“It is something I have always wanted and, as I have a very understanding wife, I finally built one in our backyard,” said Clemens of his scientist-style man cave. “It was delivered to the front yard in flat packs and I moved it around to the back to build. It took about three days to put up but three more weeks to assemble the telescope and get everything perfectly aligned.”

Building an observatory has turned out to be practical, as well as fun, cutting down the set up time for star gazing.

“When you are into astronomy and go out at night the biggest pain is packing up. You are out there for hours and then you have to pack up with the risk of dropping expensive equipment. Now everything is set up for me. I just head outside when the weather is conducive and look through my telescope,” said Clemens, half joking that all his equipment is worth the price of a good car.

While he does spend a lot of time out there alone, occasionally one of the kids shows an interest when something significant is happening.

“I have an app on my phone that shows when the space station is coming over and sometimes the kids are interested in checking it out. The real nerds have a more serious application called ISS Detector which picks up a whole lot of different satellites,” he said. “The ISS Detector will tell you when and where to look for the International Space Station or Iridium flares. You get an alarm a few minutes before a pass. You will never miss a pass of the International Space Station and you will never miss the bright flashes of the iridium communication satellites.”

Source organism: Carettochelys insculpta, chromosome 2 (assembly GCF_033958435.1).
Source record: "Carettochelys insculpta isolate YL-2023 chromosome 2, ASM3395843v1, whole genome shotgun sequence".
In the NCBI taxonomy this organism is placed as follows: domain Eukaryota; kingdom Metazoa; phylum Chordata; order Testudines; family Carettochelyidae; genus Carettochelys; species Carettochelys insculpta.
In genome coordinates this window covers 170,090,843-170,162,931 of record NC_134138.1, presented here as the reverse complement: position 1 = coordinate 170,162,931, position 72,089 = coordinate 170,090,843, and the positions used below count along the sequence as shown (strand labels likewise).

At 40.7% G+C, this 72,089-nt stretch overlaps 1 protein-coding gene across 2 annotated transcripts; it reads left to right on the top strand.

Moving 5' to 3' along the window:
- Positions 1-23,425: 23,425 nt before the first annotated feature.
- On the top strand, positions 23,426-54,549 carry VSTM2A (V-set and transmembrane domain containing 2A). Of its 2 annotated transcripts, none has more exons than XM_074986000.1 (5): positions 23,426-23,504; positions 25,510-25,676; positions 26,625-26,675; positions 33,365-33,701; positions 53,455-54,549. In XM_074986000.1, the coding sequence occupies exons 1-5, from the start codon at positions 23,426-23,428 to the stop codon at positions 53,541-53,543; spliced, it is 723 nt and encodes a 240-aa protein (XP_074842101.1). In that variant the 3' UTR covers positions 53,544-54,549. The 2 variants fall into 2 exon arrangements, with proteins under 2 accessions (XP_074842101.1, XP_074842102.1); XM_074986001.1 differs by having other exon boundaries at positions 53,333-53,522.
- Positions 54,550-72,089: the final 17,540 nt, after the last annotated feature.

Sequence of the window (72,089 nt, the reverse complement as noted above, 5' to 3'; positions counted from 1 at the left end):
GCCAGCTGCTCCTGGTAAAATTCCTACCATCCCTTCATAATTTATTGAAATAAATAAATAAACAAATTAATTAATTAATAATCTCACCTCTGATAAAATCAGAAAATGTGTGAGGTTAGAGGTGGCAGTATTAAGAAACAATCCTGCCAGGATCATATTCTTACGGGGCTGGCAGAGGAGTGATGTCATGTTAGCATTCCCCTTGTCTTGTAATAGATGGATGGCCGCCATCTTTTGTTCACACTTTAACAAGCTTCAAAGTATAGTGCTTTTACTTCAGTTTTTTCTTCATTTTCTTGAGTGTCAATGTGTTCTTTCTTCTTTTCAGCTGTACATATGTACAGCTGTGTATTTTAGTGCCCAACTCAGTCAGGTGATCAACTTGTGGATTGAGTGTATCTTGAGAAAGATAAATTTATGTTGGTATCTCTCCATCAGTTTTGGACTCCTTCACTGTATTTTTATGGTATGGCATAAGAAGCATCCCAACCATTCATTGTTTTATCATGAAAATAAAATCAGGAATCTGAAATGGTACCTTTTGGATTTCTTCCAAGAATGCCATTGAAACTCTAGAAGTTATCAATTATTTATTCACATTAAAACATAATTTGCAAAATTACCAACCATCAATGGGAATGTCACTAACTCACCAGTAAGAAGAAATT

From his observatory Clemens has photographed the sun, moon, stars, planets, nebula, and galaxies millions of light years away.

“With some galaxies millions of light years away, the telescope is like a time machine. The light that goes through the lens and hits your eye left the Andromeda galaxy two and a half million years ago,” he said. “When you put it into that kind of perspective, it’s like the astronauts who say you get a totally different view of earth from space. We are sitting on this tiny little planet called earth and you realise every small thing is not as mightily important as you think. It makes things clearer.”

Meeting astronauts over the years has been a highlight for Clemens, who holds the space program in the highest regard.

“The most famous was Buzz Aldrin, but the person I really liked was Gene Cernan, the last man on the moon. They are all heroes though and have taken risks for the good of humanity and to further our knowledge, and yet they are so down to earth,” said Clemens who believes that space exploration is essential for human development. “It is in our nature to look beyond what we know, and if we stop we are doomed. We need to explore. That’s why Captain Cook came here on a rickety boat to discover the Great Southern Land.”

Clemens says most people see space travel and technology as money wasting exercises, yet we use parts of this technology in our everyday life.

“Your mobile phone, ccd chips, and computers, are applications which originated somehow in that field, and without space research, we wouldn’t have this technology.”